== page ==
Tinheads Hit The Spot

Tinheads Hit The Spot

Could you please tell me what Tinheads are?
Ian Mitchell

Robbie Winram replies: A Tinhead is a hook that is pre-weighted with a mixture of tin and lead, moulded around the shank just behind the eye of the hook. The advantages are that this ‘blob’ of weight will not come off like shot and it will not move up and down the shank like beads.

Tinhead hooks were the brainwave of Bob Church and Colin Wilson. Jeanette Taylor, a former England ladies international and renowned fly-tyer, then developed the Tinhead fly patterns.

Tinhead hooks were originally available in size 6, 8, and 10 long shank and then a 10 and 12 short shank. A later development was a Tinhead size 10 grub hook with the weight situated in the middle of the hook, ideal for creating grub and shrimp patterns. The last in the series was a size 10 long shank with the weighting at the rear just before the bend of the hook.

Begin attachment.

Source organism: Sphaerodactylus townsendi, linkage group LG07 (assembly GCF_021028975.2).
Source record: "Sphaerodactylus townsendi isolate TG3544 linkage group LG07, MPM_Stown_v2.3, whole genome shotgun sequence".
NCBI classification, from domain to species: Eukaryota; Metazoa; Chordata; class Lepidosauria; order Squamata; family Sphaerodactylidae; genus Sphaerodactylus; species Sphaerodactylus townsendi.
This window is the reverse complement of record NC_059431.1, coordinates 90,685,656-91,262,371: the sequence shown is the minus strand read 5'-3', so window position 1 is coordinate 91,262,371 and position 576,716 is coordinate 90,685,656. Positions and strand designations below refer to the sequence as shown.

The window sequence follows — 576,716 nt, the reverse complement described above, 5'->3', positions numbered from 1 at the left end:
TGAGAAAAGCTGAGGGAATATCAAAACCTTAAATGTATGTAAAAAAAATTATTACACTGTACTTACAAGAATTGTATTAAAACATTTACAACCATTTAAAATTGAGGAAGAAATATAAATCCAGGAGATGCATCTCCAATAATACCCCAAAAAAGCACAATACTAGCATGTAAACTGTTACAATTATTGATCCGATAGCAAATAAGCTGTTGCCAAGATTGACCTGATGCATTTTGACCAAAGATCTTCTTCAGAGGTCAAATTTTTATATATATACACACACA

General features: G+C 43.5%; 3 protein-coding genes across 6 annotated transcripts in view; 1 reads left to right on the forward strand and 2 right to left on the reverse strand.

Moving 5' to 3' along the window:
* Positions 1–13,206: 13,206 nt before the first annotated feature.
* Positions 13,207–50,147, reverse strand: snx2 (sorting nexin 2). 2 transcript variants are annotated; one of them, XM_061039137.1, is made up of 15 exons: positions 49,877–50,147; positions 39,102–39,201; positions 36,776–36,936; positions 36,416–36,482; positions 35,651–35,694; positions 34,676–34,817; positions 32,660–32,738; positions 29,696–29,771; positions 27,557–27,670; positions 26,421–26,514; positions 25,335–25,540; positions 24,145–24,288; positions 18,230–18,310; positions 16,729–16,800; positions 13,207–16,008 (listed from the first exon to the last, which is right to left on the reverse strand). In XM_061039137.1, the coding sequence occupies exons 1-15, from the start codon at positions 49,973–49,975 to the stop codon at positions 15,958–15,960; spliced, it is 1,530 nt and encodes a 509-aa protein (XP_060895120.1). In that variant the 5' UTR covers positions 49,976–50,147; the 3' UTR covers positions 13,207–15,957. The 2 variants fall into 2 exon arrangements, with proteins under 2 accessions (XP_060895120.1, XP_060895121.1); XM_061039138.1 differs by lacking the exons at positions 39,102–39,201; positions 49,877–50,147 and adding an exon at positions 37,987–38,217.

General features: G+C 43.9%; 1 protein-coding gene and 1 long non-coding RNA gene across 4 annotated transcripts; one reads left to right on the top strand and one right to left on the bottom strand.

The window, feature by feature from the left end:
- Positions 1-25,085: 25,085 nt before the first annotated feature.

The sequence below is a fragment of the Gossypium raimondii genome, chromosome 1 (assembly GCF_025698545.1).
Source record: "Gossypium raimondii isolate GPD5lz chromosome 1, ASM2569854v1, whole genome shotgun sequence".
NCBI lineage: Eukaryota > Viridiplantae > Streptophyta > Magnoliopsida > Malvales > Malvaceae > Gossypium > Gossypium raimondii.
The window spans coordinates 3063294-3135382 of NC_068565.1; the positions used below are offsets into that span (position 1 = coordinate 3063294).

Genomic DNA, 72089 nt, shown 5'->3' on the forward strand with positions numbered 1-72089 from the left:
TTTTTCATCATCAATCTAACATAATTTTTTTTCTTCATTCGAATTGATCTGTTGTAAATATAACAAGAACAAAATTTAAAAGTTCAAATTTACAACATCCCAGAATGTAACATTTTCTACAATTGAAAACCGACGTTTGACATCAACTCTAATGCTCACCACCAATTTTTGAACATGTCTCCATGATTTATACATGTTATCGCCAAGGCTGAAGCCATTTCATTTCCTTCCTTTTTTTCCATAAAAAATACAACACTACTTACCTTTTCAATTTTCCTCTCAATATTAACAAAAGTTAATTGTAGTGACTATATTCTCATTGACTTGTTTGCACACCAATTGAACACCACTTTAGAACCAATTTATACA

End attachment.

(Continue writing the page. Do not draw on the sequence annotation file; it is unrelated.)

There have been literally hundreds of patterns tied on these Tinhead hooks and the possibilities are only limited by the tyer’s imagination. They have been used on small and large stillwaters, fast-running rivers and for targeting coarse fish. One of the most recognisable and used patterns was the Hothead Tadpole with a marabou tail and palmered hackled body. Another favourite was the mini Zonker Tinhead which comprised a rabbit fur wing, grizzle hackle and eyes painted on the Tinhead, incredibly effective in a wide range of colours.

Reprinted with permission of Trout Fisherman magazine.